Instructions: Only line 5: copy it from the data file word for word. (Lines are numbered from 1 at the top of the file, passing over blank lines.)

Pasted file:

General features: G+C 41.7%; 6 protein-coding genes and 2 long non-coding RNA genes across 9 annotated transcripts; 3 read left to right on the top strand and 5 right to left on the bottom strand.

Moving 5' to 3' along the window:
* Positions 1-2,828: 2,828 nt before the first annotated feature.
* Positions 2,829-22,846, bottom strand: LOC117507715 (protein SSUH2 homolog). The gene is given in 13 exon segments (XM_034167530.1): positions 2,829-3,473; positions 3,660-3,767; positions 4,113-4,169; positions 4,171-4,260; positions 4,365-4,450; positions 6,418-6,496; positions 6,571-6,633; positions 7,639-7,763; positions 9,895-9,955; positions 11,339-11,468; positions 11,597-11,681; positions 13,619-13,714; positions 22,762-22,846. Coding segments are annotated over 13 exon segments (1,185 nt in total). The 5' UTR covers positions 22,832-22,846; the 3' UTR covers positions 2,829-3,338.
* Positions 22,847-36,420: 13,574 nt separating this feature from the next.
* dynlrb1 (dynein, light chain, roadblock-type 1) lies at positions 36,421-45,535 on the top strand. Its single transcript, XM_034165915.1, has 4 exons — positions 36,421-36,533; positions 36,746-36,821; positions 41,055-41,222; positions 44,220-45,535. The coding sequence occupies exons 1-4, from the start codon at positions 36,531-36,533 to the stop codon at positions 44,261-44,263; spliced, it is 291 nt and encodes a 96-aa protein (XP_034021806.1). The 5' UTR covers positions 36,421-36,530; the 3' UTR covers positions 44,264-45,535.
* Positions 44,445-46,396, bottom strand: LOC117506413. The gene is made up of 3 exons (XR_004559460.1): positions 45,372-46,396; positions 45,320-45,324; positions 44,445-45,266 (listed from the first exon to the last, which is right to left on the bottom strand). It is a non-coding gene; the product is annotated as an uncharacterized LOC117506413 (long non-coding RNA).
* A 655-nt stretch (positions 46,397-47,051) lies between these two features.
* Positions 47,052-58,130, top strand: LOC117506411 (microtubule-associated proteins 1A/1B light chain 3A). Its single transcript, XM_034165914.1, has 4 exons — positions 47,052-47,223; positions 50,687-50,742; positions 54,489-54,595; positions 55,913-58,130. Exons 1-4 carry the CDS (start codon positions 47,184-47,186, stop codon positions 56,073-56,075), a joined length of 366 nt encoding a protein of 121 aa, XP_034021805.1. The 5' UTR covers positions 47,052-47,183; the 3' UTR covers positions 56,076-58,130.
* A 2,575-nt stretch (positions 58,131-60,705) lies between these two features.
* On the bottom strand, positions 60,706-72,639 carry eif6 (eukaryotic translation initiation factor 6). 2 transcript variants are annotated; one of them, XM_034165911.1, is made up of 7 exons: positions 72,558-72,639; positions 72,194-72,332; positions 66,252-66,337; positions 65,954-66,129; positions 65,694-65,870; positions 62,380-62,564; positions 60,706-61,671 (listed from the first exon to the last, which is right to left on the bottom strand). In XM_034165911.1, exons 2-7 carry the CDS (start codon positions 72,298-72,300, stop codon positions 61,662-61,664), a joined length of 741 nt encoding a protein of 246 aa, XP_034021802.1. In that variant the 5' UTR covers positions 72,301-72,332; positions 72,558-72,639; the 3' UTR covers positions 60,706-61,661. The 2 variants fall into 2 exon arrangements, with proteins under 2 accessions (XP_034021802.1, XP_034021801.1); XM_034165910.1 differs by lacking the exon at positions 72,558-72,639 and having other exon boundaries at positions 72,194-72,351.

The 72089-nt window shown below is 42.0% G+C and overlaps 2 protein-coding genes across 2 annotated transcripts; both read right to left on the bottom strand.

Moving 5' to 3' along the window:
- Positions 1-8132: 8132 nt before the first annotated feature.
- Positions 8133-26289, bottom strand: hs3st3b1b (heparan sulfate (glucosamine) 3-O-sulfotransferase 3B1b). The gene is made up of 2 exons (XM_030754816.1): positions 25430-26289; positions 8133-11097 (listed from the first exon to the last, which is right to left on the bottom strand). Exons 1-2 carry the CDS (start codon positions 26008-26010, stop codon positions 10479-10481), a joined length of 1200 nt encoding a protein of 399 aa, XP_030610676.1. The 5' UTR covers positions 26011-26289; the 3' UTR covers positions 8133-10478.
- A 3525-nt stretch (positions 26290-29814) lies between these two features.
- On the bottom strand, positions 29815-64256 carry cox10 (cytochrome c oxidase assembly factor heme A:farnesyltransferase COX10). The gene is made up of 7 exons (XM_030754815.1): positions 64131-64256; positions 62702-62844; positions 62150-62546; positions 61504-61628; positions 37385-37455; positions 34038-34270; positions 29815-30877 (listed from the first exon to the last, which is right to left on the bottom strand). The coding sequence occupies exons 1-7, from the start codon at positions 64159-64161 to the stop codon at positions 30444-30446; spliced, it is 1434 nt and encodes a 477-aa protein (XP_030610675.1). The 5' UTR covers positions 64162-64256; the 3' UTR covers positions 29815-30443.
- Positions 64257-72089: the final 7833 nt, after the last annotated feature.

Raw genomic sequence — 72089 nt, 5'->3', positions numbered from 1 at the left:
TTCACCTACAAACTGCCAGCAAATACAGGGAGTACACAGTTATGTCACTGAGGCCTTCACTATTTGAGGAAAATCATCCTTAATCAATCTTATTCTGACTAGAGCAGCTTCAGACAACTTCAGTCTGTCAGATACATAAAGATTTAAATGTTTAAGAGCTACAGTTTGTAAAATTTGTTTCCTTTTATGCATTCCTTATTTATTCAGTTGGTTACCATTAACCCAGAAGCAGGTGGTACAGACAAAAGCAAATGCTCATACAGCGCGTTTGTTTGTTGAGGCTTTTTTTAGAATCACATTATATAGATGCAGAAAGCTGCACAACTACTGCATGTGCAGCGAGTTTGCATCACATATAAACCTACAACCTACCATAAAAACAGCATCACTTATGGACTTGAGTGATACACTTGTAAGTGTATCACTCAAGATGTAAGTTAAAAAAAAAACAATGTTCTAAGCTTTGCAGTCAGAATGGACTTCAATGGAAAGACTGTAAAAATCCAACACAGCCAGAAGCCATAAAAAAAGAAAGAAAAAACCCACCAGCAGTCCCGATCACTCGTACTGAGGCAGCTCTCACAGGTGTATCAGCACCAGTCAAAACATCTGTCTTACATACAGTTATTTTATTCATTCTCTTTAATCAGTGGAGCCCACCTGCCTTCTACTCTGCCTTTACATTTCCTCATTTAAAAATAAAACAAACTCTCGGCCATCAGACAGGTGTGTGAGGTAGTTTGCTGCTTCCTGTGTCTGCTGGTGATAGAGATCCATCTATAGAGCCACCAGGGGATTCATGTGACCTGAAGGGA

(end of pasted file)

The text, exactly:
* Positions 22,847-36,420: 13,574 nt separating this feature from the next.